This article explores Ottoman and Turkish political history over the last two hundred years in three “resets”. The resets here are seen as twenty-year periods of major upheaval and transformation, during which the state-appropriating factions, under constant state of emergency, neutralize any actor that limits state power and stifle the pluralistic elements of society, which eventually bring about cultural change. In the first two resets, i.e. those of 1810-1830 and 1910-1930, Greece and Russia played a central role. The current tense relations between Greece and Turkey, whose third reset began in the second half of the 2010s, make the “reset” analysis all the more relevant.

  • The first reset began after the Treaty of Bucharest in 1812 and ended with the disappearance of regional rulers (ayan) and janissaries.
  • The Greek Revolution began in the middle of an era of fundamental destruction and transformation, during which the old had been demolished, but had not yet been replaced by something new.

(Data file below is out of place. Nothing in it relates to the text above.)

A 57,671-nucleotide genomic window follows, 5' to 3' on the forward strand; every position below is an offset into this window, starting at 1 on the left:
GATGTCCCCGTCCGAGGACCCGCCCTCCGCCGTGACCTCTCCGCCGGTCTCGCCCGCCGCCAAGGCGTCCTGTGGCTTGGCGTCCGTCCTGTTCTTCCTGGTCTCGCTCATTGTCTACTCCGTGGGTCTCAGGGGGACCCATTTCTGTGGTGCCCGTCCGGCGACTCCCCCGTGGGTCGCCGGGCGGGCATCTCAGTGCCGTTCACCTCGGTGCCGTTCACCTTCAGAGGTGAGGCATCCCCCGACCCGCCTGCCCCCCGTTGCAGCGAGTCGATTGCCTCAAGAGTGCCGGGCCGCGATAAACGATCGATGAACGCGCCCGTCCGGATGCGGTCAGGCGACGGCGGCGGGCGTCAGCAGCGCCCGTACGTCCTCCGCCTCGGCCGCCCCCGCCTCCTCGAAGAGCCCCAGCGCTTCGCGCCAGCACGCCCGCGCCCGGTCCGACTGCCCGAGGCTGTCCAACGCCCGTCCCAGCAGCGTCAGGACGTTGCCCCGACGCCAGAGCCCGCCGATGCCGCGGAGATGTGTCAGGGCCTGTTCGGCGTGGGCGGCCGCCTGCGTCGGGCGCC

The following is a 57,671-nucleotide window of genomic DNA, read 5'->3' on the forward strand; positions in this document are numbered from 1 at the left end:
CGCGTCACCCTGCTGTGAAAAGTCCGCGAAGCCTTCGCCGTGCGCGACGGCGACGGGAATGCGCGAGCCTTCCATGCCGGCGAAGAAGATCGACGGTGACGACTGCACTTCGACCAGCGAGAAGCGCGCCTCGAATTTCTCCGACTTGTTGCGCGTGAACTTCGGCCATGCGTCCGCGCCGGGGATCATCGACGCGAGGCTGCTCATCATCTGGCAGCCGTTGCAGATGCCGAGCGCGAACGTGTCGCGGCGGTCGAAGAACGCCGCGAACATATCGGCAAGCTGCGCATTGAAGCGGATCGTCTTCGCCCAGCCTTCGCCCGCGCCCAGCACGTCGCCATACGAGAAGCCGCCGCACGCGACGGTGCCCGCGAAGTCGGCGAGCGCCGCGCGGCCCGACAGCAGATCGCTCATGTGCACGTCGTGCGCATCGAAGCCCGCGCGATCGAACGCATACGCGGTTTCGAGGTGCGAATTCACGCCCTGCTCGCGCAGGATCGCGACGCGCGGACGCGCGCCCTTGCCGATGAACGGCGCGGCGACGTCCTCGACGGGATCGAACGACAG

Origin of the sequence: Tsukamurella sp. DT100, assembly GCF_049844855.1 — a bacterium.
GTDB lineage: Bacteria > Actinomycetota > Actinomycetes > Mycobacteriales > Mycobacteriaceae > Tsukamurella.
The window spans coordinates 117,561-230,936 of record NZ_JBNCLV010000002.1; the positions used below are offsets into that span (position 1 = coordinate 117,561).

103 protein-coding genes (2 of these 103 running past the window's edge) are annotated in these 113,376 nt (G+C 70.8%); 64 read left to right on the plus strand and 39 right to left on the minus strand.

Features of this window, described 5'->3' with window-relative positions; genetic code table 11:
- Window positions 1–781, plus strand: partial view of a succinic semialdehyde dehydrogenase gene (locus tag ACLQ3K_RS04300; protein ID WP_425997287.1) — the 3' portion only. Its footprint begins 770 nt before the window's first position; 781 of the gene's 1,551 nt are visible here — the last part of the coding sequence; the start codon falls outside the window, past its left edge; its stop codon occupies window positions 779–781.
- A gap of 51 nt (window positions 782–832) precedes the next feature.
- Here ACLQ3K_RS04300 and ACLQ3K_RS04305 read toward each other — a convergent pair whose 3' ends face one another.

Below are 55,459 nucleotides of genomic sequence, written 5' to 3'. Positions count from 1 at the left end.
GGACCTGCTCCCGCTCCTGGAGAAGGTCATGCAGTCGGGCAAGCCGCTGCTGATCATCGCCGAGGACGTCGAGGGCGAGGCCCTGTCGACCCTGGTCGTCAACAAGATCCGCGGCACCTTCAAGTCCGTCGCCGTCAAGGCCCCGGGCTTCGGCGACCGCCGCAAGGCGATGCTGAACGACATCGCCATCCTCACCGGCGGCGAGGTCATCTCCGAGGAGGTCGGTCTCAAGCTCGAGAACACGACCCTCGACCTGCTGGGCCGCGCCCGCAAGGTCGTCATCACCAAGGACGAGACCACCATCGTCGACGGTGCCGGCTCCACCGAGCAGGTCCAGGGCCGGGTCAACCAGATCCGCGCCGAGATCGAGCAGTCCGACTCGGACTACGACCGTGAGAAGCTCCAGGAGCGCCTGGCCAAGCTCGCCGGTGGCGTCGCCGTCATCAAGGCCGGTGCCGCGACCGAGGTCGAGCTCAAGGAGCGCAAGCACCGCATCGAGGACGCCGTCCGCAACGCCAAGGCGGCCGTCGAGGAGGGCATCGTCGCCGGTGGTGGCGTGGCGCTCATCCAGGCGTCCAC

• By 1828 the revolution had been largely suppressed. If in 1829 the Russians had not occupied Edirne, directly threatening the Ottoman throne, Sultan Mahmud II would have never accepted the establishment of an independent Greek state.
  • The second reset began with the Young Turk Revolution in 1908 and ended with the founding of the Turkish nation-state after one of the greatest disasters and transformations that has ever taken place in the Ottoman Empire/Turkey.
  • In the second reset Russia/the Soviet Union took the side of the Turks. Mustafa Kemal’s movement would have had no hope of success without Soviet support.
  • Thus, Greeks and Turks experienced the idiosyncrasy of having waged their wars of liberation – that is, the founding events of their modern history – against each other, a hundred years apart, and, moreover, both of these founding events having succeeded thanks to the intervention of Russia/the Soviet Union.
  • The third reset began with the AKP (Justice and Development Party) and its leader, Recep Tayyip Erdogan, attempting to abolish the republic from the second half of the 2010s.
  • Although at the moment Erdogan seems to be seeking the “great pretext” he needs in the Kurdish regions, we cannot predict what will happen in Greek-Turkish relations and whether or not Greece will play a role in the third reset.

You may read the Policy paper by H. Şükrü Ilıcak, Postdoctoral Researcher at the Institute for Mediterranean Studies, here. (in Greek)